Obviously the safety of construction workers is of the utmost importance when working on any construction zone. And, as the principal partner and founder of PCG Contractors, I take this issue very seriously. And in recent years, although there have been stricter rules and laws passed in the hopes of creating a safer work environment, construction workers have one of the most dangerous jobs in the world.
Now, New York City is trying to make the job even safer.
Recently, New York’s City Council passed a bill that vastly changes not only the safety precautions constructions zones must take, but also how deaths are reported.
Before the new bill was passed, any injuries sustained or deaths occurred by violating the general workplace codes were to be reported to the Department of Buildings. However, with the new bill, now any injury or death must be reported to the Department of Buildings, and failure to comply will result in a fine of $2,500, minimum.
The city must now also track and publish all construction site deaths and injuries. Contractors must also now include several details regarding incidents, such as injury type and whether the worker was unionized or not. And any construction companies that fail to report this information face an even heftier fine of $25,000.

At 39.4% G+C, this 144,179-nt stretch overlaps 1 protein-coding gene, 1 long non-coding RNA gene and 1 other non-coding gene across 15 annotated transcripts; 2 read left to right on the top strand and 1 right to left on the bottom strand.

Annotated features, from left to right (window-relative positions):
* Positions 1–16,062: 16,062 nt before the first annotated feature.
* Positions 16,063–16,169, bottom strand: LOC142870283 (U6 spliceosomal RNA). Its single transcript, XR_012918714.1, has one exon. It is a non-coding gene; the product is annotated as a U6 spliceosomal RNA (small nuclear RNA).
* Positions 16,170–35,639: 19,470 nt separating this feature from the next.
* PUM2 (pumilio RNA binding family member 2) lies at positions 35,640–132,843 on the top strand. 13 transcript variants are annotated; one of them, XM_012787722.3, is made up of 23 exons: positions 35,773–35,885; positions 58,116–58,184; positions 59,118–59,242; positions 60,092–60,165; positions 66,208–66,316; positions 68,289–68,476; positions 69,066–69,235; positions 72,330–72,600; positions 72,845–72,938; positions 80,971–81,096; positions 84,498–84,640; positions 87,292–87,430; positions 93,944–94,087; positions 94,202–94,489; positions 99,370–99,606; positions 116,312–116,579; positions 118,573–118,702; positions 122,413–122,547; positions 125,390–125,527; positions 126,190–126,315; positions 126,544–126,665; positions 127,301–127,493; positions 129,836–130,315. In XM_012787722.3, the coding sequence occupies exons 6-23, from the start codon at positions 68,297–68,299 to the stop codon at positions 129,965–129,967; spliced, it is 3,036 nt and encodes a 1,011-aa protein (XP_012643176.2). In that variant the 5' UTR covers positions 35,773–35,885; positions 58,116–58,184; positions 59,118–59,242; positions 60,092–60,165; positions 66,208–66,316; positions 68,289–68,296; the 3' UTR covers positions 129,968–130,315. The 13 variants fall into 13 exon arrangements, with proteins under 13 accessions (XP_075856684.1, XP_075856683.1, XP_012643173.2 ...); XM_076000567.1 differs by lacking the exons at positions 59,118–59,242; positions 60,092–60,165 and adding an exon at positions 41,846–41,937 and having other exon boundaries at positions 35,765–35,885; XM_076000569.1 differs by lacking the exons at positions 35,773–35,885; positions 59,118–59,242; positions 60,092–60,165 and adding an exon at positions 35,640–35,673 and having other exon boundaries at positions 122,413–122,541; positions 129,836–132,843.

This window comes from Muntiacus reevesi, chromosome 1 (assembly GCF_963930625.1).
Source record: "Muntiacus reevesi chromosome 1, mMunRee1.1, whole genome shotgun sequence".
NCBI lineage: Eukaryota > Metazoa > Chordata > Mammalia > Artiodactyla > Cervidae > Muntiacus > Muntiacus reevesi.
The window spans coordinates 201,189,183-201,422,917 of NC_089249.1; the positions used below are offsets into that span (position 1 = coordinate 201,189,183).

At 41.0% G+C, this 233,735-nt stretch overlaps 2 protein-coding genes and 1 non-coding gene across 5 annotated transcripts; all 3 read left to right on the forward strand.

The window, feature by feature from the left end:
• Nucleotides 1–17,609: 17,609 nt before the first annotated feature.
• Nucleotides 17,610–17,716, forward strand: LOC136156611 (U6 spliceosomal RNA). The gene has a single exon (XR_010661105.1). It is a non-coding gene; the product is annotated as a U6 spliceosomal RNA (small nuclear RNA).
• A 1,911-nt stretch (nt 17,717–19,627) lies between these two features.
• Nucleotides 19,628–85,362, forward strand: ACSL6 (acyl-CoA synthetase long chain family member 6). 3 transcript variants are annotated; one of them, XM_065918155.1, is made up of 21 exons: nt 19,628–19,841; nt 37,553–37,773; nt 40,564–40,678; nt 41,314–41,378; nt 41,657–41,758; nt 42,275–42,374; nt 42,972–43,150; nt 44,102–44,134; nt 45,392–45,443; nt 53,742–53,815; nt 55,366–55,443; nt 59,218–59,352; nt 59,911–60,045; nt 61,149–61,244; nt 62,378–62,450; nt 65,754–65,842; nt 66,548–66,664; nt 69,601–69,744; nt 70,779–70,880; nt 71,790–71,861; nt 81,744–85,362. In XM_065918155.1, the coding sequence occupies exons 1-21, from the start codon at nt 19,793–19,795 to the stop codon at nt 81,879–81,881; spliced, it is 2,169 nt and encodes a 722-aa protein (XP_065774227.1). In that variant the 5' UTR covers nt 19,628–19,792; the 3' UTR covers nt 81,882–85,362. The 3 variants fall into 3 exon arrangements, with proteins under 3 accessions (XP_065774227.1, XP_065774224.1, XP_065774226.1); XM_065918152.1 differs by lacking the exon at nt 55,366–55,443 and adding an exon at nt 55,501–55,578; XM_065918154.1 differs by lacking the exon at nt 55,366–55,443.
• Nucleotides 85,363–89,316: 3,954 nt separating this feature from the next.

The bill also states that OSHA must also be notified of any violations of the city’s construction code by the Department of Buildings, as well as the mayor and speaker of the city.
The bill includes quite a few other requirements, however those were a few of the biggest ones.
New York isn’t the only state that is looking to improve the working conditions of construction workers. According to a report from KHOU, a Texas Senate panel was considering passing a law that would require mandatory rest breaks for construction workers, as the heat in Texas can cause illness and lead to death. 15-minute breaks would be taken for every four hours of work.
Again, construction workers have dangerous jobs. Working long hours in stroke-inducing heat at dizzying heights can take a tremendous toll on the human body. It is imperative to consider not only the workers themselves, but their loved ones as well. Placing stricter safety regulations can only benefit the workers.